Abstract 12926: New Use of Low-dose Aspirin is Not Associated With a Significantly Increased Risk of Intracranial Bleeds: Results From a Population-based Nested Case-control Study in the United Kingdom
Introduction: Low-dose aspirin protects against ischemic cardio- and cerebrovascular disease (CVD/CeVD) and colorectal cancer yet may be associated with a small increased risk of intracranial bleeds (ICB).
Aim: To quantify the risk of ICB associated with new use of low-dose aspirin for CVD/CeVD prevention using The Health Improvement Network in the UK.
Methods: From a source population aged 40-84 years from 2000-2012 and free of previous low-dose aspirin use, a cohort of new users of low-dose aspirin (75-300 mg; N=199,049) was identified. Each member was matched to a person free of low-dose aspirin on that day by age, sex and primary care practitioner visits in the previous year. Cohorts (mean age at entry, 59.6 years) were followed for up to 14 years (median 5.4 years) to identify incident cases of ICB, with validation by manual review of patient records and/or linkage to hospitalization data. Nested case-control analysis was conducted using cases from both cohorts. To account for changes in aspirin exposure over time, an ‘as-treated’ analysis was used. Controls (n=10,000) were frequency-matched to cases by age, sex and calendar year. Two definitions of current use were used for low-dose aspirin: use on i) 0-7 days or ii) 0-365 days before the index date (ICB date for cases, random date for controls). Adjusted odds ratios (ORs) with 95% confidence intervals (CIs) were calculated by logistic regression overall and stratified by CVD/CeVD status at study entry (primary or secondary prevention populations).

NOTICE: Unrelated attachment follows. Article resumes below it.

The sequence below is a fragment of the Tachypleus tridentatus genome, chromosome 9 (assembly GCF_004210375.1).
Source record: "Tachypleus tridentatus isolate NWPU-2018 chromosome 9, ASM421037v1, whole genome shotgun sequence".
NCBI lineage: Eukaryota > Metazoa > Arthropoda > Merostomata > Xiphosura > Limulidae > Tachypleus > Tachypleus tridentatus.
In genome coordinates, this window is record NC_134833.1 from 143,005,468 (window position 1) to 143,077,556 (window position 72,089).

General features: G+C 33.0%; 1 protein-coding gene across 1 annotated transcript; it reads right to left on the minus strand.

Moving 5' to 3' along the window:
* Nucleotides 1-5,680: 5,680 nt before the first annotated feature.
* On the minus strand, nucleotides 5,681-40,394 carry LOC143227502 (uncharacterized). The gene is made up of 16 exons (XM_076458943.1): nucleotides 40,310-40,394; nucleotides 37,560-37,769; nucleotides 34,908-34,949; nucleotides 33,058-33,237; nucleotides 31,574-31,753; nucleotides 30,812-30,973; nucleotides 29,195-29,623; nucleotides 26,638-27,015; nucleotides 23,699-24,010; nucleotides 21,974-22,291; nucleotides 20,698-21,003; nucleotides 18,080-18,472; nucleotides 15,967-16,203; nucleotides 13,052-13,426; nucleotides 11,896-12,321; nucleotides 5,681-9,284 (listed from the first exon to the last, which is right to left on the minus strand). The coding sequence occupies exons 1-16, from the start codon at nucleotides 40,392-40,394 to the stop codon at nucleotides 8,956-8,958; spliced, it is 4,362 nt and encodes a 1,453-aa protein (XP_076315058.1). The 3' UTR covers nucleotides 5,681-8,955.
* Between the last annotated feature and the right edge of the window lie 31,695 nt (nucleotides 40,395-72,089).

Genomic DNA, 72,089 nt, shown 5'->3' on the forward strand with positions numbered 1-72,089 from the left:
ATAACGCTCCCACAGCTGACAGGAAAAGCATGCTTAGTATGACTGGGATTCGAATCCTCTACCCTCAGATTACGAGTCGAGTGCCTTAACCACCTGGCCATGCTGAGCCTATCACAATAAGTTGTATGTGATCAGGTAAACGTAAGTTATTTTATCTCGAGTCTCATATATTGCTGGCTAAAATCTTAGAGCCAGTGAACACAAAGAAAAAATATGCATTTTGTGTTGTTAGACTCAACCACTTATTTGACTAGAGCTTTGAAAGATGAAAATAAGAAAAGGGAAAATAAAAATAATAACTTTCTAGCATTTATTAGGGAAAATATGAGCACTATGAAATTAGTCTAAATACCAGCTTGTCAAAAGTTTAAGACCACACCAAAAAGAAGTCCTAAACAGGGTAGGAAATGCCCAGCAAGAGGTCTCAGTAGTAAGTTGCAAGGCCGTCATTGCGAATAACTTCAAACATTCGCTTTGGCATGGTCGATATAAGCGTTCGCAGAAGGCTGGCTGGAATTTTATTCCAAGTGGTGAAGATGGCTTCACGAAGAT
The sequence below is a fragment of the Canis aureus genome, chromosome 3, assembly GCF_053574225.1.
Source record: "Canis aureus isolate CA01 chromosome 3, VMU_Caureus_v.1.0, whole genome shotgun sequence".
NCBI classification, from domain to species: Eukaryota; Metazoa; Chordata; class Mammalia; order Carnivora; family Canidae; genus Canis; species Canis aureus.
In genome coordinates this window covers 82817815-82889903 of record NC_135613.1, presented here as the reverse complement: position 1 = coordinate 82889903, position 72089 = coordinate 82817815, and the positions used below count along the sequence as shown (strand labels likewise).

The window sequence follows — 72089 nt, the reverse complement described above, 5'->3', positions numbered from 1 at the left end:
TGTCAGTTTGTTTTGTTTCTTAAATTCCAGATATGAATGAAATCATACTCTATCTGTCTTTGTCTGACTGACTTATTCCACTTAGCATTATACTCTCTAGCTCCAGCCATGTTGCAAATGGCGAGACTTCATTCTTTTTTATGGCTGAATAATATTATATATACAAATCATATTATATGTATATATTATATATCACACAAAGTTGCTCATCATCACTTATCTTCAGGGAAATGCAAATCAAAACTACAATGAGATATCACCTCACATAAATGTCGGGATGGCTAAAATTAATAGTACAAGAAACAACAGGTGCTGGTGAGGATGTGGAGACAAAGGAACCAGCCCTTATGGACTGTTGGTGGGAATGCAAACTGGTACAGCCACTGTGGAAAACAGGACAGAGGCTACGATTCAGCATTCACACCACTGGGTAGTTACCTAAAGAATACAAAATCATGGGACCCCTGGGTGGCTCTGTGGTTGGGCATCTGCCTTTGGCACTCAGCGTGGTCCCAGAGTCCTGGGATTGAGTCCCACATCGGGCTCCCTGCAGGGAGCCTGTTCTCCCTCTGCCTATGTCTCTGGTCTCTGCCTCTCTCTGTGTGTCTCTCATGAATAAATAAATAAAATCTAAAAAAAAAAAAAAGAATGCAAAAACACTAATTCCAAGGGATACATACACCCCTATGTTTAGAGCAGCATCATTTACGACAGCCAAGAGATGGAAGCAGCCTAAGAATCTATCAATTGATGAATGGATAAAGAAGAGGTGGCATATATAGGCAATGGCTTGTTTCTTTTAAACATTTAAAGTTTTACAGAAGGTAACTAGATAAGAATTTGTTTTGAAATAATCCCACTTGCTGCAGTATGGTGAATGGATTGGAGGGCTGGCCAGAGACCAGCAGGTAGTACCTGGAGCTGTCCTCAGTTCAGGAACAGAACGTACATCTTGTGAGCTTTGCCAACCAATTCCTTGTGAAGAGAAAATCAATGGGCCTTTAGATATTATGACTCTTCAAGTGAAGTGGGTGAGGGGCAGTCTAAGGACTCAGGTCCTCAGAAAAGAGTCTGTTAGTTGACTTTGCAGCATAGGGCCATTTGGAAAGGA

Results: A total of 1635 incident cases of ICB were identified. As shown in the Table, compared with never use, current use of low-dose aspirin was not associated with a significant increase risk of ICB among the primary or secondary CVD/CeVD prevention populations, or any ICB subtype. For current use, no significant changes in ICB risk were seen between doses of 75mg, 150mg and 300mg.
Conclusions: New use of low-dose aspirin does not significantly increase the risk of any type of ICB.
Author Disclosures: L. Garcia Rodriguez: Research Grant; Significant; LAGR works for CEIFE, which has received research funding from Bayer Pharma AG. Consultant/Advisory Board; Modest; Bayer Pharma AG. D. Gaist: None. M. Soriano-Gabarró: Employment; Significant; Bayer Pharma AG. L. Cea Soriano: Research Grant; Significant; LCS works for CEIFE which has received research funding from Bayer Pharma AG.
- © 2016 by American Heart Association, Inc.